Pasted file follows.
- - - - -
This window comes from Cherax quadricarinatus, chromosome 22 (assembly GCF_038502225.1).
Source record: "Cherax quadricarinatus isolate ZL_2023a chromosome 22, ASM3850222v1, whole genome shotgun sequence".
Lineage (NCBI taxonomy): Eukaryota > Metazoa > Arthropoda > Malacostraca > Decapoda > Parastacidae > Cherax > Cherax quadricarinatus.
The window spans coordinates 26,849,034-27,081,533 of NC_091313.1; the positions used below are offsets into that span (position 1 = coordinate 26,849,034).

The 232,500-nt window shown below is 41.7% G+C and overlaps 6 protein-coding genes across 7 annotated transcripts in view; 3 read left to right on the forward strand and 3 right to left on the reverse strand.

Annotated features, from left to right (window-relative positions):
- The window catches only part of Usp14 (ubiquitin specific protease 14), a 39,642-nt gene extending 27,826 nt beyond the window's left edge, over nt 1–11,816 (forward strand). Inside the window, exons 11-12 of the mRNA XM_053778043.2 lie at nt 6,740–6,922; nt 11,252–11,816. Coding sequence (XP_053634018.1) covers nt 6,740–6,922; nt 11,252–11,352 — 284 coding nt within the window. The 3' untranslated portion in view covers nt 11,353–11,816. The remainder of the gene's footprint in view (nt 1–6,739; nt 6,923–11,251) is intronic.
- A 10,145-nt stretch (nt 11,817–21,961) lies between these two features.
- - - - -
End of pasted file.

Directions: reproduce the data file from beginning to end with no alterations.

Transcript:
This window comes from Cherax quadricarinatus, chromosome 22 (assembly GCF_038502225.1).
Source record: "Cherax quadricarinatus isolate ZL_2023a chromosome 22, ASM3850222v1, whole genome shotgun sequence".
Lineage (NCBI taxonomy): Eukaryota > Metazoa > Arthropoda > Malacostraca > Decapoda > Parastacidae > Cherax > Cherax quadricarinatus.
The window spans coordinates 26,849,034-27,081,533 of NC_091313.1; the positions used below are offsets into that span (position 1 = coordinate 26,849,034).

The 232,500-nt window shown below is 41.7% G+C and overlaps 6 protein-coding genes across 7 annotated transcripts in view; 3 read left to right on the forward strand and 3 right to left on the reverse strand.

Annotated features, from left to right (window-relative positions):
- The window catches only part of Usp14 (ubiquitin specific protease 14), a 39,642-nt gene extending 27,826 nt beyond the window's left edge, over nt 1–11,816 (forward strand). Inside the window, exons 11-12 of the mRNA XM_053778043.2 lie at nt 6,740–6,922; nt 11,252–11,816. Coding sequence (XP_053634018.1) covers nt 6,740–6,922; nt 11,252–11,352 — 284 coding nt within the window. The 3' untranslated portion in view covers nt 11,353–11,816. The remainder of the gene's footprint in view (nt 1–6,739; nt 6,923–11,251) is intronic.
- A 10,145-nt stretch (nt 11,817–21,961) lies between these two features.